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Storytelling through filmmaking: spotlighting transgender voices


Identity, process, challenges and triumphs - filmmaker Estiak Prottoy reflects on his experience working on the GRRIPP South Asia digital storytelling project and the personal journey that accompanied it.



Transgender Journeys:

The journey of self-discovery and acceptance is unique for every individual, especially for those who identify as transgender. In today's world, there is still a lot of stigma and discrimination associated with being transgender, which can make it difficult for people to share their experiences with others. However, when people do share their stories, it can create awareness and understanding, leading to greater acceptance and empathy.


“Breaking Barriers: A Storyteller's Journey of Empowerment and Acceptance Through Listening”. Photo Credit: Rafatul Islam (Assistant Director of Chitrokarkhana). Photo taken and used here with permission.

Spotlighting marginalised communities:

GRRIPP South Asia is supporting a very interesting project exploring these themes – “Digital Storytelling for Community-based Inclusive DRR for Empowerment: Addressing Implications of Intersectionality in Disaster Risk Reduction“, which involves documentary filmmaking. I had a dream of creating a thought-provoking documentary. So, it was with a deep sense of responsibility that I took on the role of the project director. The mission was to bring to light a pressing social issue and inspire change through the power of storytelling.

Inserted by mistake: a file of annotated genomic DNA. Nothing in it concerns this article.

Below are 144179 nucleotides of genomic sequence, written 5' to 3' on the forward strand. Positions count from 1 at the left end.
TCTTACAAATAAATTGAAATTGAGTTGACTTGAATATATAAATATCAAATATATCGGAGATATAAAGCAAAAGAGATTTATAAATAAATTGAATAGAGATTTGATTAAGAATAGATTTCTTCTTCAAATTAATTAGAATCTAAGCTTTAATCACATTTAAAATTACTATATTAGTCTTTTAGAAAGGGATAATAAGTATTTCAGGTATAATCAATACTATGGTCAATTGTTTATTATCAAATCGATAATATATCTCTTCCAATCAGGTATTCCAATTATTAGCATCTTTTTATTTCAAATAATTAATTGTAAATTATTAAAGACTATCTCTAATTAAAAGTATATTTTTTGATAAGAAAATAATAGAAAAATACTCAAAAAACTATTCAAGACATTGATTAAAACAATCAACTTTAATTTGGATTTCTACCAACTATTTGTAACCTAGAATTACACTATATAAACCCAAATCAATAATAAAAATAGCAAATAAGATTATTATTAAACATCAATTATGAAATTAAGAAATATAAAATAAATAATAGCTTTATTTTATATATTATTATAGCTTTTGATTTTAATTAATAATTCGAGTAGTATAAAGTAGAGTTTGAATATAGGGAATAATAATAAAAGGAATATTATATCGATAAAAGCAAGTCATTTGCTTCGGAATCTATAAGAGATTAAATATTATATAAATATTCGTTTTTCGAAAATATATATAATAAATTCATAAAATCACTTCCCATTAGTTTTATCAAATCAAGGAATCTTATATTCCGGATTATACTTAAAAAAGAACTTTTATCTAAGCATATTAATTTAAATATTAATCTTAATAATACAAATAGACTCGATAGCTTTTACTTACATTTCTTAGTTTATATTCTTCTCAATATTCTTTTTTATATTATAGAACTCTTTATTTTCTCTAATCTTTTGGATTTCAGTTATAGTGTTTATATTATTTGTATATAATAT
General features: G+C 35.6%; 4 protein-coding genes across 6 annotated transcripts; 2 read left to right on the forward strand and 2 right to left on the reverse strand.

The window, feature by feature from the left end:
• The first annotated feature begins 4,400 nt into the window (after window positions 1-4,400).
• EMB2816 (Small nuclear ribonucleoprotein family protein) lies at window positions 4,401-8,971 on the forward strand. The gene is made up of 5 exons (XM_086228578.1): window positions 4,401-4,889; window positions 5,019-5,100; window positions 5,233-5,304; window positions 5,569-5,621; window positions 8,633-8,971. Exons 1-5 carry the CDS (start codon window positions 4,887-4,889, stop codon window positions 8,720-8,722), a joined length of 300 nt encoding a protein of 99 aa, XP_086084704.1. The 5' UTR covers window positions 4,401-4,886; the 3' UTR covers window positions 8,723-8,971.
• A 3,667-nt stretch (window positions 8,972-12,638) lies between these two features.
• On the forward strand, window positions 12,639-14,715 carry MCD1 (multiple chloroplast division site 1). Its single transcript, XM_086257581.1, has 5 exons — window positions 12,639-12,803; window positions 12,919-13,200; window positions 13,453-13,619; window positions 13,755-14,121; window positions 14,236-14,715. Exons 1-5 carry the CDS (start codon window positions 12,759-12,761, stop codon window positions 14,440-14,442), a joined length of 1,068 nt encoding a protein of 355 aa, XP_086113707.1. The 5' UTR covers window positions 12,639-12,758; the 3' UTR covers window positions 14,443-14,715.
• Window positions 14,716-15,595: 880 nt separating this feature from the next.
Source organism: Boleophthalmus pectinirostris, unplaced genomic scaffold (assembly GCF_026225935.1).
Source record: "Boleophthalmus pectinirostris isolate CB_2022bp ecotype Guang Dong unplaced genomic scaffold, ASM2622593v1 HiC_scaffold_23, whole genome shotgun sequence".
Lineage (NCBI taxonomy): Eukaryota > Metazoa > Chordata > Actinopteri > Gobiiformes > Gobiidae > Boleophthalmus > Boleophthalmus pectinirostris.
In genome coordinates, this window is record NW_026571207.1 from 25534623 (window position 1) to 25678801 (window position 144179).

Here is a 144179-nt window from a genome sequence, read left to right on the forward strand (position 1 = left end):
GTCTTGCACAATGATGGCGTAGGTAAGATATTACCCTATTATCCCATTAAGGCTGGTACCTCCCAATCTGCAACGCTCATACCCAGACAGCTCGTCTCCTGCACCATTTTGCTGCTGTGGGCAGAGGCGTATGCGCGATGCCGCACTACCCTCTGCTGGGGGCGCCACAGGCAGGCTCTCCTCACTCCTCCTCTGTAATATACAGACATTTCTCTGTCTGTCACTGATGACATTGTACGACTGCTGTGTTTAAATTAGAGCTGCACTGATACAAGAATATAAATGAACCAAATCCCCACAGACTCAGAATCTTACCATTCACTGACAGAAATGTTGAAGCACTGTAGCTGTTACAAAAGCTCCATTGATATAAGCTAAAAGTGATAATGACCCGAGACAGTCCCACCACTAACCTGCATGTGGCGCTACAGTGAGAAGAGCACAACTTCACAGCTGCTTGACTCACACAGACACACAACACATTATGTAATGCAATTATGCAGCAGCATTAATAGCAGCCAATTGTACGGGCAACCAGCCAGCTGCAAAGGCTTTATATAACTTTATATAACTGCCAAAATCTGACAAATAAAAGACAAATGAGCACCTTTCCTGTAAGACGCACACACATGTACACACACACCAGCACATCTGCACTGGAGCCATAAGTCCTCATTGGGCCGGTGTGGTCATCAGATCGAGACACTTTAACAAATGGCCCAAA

Transgender identity is a normal variation of human experience, and it is important to recognise and celebrate the diversity of identities that exist in our world

Digital storytelling can be a powerful tool for sharing personal experiences and perspectives, and it offers a great opportunity to work with different communities and individuals, especially those who are marginalised.


Transgender individuals often face discrimination and marginalisation, and their voices are often not heard in mainstream media. By giving them a platform to share their stories, it can help to increase visibility and understanding of their experiences, as well as raise awareness about the challenges they face.


Recently, I had the opportunity to visit a transgender community at Kanaipur in Faridpur district where I recorded their journey through a video documentary. The experience was eye-opening and enlightening, and I learned a lot about what it means to be transgender in today's society. Transgender identity is a normal variation of human experience, and it is important to recognise and celebrate the diversity of identities that exist in our world.


[it's] important to provide opportunities for transgender individuals to thrive and showcase their talents and abilities

It is true that transgender individuals often face significant challenges and discrimination in accessing opportunities and resources. Many are marginalized and face stigma, violence, and exclusion from mainstream society. This makes it even more important to provide opportunities for transgender individuals to thrive and showcase their talents and abilities.


Digital Storytelling in Practice:

As the project director of the documentary, my responsibilities primarily involve background data analysis and project design.

Background Data Analysis

Research: After establishing our documentary focus on the transgender community, I conducted extensive research on the subject matter. For this, I along with my team, went to Gazipur & Faridpur for a “recce”, or field research.


Data collection: We then gathered relevant data and information with the help of one of the locals named Alam.

Project Design